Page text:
Your body is an internet of sorts. When it’s working well, all your body parts are in regular communication with each other, exchanging information back and forth. I was amazed when I first learned this. I used to think that only the brain spoke to the body, sending out instructions.
What does this look like in your daily life?
Digestion – If you’re enjoying your favorite food, you take a bite, chew and then swallow, sending the food down to your stomach. The stomach begins to do its job of breaking down and digesting the food. It also tells your liver, gall bladder and small intestine (and other parts of your digestive system) that food is on its way. The liver, gall bladder and small intestine, etc. receive the information and get ready to further process the food. And so on as the food moves along and into your large intestine. Good communication helps you digest better.
Movement – When you stand up, take a step forward and begin to walk across the room, the left and right sides of your body have a conversation. When the left side is done stepping forward the right side takes its turn and vice versa. Your steps are smooth and even when there is a balanced flow information between right and left.
A car accident, a fall, or a sports injury, is going to disrupt some of this vital communication. How much will depend on where and how badly you’ve been injured.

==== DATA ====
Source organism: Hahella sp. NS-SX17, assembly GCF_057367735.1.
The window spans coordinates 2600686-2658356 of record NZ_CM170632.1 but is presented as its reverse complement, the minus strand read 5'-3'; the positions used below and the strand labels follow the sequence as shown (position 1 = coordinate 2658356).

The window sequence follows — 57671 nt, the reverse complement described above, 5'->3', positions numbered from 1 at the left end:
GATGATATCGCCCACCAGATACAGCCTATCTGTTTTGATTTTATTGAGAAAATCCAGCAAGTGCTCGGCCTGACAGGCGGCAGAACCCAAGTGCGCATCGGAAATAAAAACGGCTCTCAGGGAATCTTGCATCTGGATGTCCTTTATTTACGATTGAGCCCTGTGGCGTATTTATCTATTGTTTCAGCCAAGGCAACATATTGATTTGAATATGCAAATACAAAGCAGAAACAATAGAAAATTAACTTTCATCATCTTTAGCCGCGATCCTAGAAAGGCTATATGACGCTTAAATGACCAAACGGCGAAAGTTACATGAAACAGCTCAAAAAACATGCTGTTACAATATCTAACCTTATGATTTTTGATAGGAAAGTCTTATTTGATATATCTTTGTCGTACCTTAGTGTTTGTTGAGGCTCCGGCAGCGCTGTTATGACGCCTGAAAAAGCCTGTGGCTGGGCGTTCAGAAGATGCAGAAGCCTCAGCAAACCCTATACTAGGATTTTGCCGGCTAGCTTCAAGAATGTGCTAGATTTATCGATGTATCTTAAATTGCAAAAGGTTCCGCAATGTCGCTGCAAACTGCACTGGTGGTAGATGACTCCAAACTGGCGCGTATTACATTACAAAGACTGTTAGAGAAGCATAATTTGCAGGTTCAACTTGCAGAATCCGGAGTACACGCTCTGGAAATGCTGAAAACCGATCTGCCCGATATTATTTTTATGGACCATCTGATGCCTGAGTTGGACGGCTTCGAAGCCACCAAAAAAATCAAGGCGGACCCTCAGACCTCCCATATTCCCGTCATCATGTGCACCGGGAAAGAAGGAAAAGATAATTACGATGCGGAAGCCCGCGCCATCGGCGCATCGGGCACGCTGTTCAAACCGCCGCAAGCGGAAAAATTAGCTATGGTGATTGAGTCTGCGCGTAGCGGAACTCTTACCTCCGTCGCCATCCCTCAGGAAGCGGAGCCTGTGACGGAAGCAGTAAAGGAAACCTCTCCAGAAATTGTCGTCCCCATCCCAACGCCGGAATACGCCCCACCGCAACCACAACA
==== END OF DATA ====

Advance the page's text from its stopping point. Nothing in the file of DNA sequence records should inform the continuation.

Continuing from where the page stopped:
What happens next?
With a serious fall, the information flow between the left and right sides and the upper and lower body can be affected. The result could be lack of coordination, or persistent pain in the injured areas. Compensating by using the uninjured or pain-free side can lead to even more imbalance.
Imagine someone running behind your tv or computer and pulling on the wires and cables. All signals are not getting through 100% so the picture is not clear or not working. To fix it, you need to plug everything in again. Our bodies work in a similar way.
Here’s how a simple fall created chronic pain.
I worked with a hair stylist who fell in a store and injured her wrist. Her wrist and hand were in pain. She was wearing a brace on her wrist. She usually washed her clients’ hair, but it was too painful. The salon had to get her an assistant. After a few weeks the pain was still there.
We did a healing session to balance communication in her body. First was balancing the left and right sides of her brain to help her nervous system function better. Next was balancing communication between the upper and lower spine, her wrists, and a few other body parts. When I spoke to her a few months later she said that the pain was gone two days after the session!
Our bodies have an amazing capacity to heal themselves. Sometimes a little help restoring communication sets up the right conditions to heal and relieve pain.